"I fear that the failure of Mubarak to arrange for an orderly, undemocratic succession that would keep the Muslim Brotherhood where it belongs--firmly beneath the iron heel of a secular state--will cost far more Arab lives in the long run than it would have cost to repress the riots. I hope that I am proved wrong. I desperately hope that one or two years from now a free election produces a tolerant state, where 10 percent of the members of Egypt's parliament are Christian, half are women, and the country is still at peace with Israel. I hope that "Roland Shirk" becomes a byword in the blogosphere for pointless alarmism and needless, Machiavellian pessimism, that my columns concerning Egypt sound as silly as Reagan-era fears that a post-apartheid South Africa would turn into a Soviet satellite. I don't need to be vindicated by history. I would much, much rather be wrong."

Read it all here at JihadWatch.

Friday, February 4, 2011

Democracy vs Human Rights

As the Mubarek regime seems poised to topple in Egypt, reporters, pundits, and human rights workers are describing this as the moment human rights and democracy defeat dictatorship and oppression. Experienced analysts and historians know that the situation in Egypt is also likely to go horribly, horribly wrong.

To be sure, by many standards Mubarek is a serial violator of human rights. After he took power 35 years ago, he assumed "emergency powers" which he has never relinquished and which have allowed him to reign as virtual sovereign. Elections in Egypt are mostly a joke and political dissent is crushed using secret police and the courts, which function as an extension of Mubarek's power. Political speech, which is one of the only two types of speech that matter, is tightly controlled and the main opposition movement, the Muslim Brotherhood, is outlawed.

On the other hand, free democracy is not as clear a path to human rights as one might assume. The problem is that democracy is a vehicle to protecting human rights when there is a consensus regarding the rights that must be protected. Egypt is over 80% Muslim. The Muslim consensus will govern Egypt in a democracy. The important question right now is this, "What is the Muslim consensus regarding human rights?"

Here are just a few of the items that will be part of the consensus, should a democracy take hold:

1) Muslims believe that people have less right to "blaspheme" Mahomet than to commit first degree murder. Blasphemy always includes any criticism of Mahomet or criticism of (or mistreatment of) the Koran. Muslims believe, as a group, that anyone who insults Mahomet deserves to die. The only variable is how urgently a particular Muslim feels about the death sentence. Ten thousand screaming Somalis took to the streets demanding the head of an English schoolteacher because her children named the class teddy bear "Mohammed."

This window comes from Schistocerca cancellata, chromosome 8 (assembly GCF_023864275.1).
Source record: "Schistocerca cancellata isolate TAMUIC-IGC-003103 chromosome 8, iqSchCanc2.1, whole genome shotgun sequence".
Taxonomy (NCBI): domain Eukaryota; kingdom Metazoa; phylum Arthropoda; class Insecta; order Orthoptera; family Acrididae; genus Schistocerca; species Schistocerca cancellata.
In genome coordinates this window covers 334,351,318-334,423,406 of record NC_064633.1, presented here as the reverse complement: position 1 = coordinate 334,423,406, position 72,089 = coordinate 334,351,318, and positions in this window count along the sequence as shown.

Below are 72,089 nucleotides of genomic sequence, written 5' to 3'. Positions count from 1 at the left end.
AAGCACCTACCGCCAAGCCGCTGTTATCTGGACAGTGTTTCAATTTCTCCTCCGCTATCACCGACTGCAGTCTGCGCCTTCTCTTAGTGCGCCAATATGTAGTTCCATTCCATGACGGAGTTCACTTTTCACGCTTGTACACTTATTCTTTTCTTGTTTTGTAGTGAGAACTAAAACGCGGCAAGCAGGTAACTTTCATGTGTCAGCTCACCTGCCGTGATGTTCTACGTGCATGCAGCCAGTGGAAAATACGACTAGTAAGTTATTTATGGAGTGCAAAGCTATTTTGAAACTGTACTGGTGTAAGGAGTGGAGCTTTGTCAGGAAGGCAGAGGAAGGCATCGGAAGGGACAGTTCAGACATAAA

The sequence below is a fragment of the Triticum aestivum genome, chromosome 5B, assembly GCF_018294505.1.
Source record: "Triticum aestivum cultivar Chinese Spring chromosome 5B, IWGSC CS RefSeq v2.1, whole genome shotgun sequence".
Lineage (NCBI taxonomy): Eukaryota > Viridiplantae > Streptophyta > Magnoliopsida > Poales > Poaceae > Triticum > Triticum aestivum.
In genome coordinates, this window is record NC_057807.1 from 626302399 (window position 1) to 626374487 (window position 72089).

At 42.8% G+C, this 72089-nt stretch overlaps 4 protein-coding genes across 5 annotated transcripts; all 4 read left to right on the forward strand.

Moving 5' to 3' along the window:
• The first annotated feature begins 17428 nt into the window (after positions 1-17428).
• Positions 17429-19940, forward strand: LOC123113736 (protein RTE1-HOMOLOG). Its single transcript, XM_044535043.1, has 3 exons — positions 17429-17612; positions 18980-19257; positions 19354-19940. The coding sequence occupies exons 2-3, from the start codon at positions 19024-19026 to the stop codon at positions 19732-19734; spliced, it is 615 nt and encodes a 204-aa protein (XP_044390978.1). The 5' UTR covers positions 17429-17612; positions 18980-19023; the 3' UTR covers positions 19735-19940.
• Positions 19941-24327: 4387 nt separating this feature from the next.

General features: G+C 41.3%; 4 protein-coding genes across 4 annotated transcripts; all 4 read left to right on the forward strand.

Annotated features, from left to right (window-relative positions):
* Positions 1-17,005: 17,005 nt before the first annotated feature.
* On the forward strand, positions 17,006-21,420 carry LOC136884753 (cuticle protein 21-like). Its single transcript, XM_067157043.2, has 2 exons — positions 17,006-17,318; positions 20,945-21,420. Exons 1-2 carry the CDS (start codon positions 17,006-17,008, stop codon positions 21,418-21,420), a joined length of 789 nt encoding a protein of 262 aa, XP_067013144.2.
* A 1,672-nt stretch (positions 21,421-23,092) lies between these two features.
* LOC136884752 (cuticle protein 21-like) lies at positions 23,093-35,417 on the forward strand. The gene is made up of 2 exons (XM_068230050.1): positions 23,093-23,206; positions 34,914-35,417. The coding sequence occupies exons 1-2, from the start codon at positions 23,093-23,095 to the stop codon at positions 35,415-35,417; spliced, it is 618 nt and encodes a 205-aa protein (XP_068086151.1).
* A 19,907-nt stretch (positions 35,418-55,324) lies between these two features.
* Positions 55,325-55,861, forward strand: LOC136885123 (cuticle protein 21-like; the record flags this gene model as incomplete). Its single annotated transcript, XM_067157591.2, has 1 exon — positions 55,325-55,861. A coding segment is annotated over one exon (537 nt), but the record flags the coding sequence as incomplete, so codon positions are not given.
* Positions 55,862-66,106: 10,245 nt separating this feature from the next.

2) Muslims believe that women are more sinful than men and their primary value is to gratify sexual desires, produce male offspring and carry the honor of the family. This is why women's testimony is worth half of a man's and why about 70% of "secular" Turks condone honor killing. Muslims will vote these things into existence because they are a majority and it's in their DNA to do so. Think about it. Incest is repugnant to a Judeo-Christian worldview. It has been forbidden long before any genetic arguments were made against it. We don't allow people to practice it because it's outside of our worldview. It doesn't matter if someone else protests that their morals permit it. Ours don't allow them to. That's how deeply held the Muslim view of women is.

3)Muslims believe, also at the DNA level, that anything belonging to Islam belongs to Islam forever. This applies to women, people (distinguishing the two) and land. This is why Muslim men can marry non-Christian women but Muslim women cannot marry a Muslim man. Apostasy carries the death penalty. Freedom of religion means freedom to convert to Islam. Israel creates a problem in the Middle East because it was once a Muslim land. Members of the Muslim Brotherhood are already calling for war with Israel.

Mubarek was able to suppress or curb many of these things, but only because he was an autocrat. But when the majority of people in Egypt hold the reigns of power, they will certainly begin to act on them. Does it sound like human rights are advancing?
Offending the religious and enraging the heathen